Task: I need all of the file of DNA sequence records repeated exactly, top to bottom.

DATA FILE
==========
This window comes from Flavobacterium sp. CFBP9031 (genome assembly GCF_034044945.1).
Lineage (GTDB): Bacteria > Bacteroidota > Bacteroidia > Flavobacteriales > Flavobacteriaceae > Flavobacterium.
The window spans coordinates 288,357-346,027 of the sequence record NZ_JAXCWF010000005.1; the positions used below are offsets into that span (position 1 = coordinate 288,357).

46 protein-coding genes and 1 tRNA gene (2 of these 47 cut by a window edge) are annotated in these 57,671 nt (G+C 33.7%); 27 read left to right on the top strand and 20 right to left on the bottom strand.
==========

This window comes from Flavobacterium sp. CFBP9031 (genome assembly GCF_034044945.1).
Lineage (GTDB): Bacteria > Bacteroidota > Bacteroidia > Flavobacteriales > Flavobacteriaceae > Flavobacterium.
The window spans coordinates 288,357-346,027 of the sequence record NZ_JAXCWF010000005.1; the positions used below are offsets into that span (position 1 = coordinate 288,357).

46 protein-coding genes and 1 tRNA gene (2 of these 47 cut by a window edge) are annotated in these 57,671 nt (G+C 33.7%); 27 read left to right on the top strand and 20 right to left on the bottom strand.